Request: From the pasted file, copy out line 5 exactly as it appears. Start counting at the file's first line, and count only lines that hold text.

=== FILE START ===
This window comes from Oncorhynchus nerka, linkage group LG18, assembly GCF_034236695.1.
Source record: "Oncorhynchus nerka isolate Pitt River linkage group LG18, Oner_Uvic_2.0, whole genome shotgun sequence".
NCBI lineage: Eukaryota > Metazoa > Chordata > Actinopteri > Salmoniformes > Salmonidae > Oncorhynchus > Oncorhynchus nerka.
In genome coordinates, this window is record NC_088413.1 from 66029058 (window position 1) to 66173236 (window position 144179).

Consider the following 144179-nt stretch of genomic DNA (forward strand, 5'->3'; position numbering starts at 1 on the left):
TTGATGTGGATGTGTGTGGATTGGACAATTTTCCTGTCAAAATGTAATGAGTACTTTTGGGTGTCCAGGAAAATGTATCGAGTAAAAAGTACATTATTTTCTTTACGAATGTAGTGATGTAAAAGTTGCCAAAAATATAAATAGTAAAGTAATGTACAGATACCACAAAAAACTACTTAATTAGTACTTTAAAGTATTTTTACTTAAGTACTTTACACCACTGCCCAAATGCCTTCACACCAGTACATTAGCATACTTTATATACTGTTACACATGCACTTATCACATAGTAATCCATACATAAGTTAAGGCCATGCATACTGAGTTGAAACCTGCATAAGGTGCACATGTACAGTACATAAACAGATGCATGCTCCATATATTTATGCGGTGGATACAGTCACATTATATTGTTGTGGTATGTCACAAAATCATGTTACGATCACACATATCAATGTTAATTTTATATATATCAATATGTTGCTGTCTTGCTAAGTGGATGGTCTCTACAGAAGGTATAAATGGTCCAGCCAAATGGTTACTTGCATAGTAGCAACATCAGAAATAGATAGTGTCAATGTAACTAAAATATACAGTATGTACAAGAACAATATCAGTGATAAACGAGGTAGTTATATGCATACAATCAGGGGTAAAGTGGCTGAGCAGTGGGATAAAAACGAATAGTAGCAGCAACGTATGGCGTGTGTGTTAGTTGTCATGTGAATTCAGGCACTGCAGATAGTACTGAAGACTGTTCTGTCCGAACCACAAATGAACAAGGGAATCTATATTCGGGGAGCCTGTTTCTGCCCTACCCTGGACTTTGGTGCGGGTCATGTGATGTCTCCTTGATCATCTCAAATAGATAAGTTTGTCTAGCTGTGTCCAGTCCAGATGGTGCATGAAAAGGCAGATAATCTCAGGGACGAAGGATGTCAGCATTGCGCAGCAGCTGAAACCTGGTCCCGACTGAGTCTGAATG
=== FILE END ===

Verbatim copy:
Consider the following 144179-nt stretch of genomic DNA (forward strand, 5'->3'; position numbering starts at 1 on the left):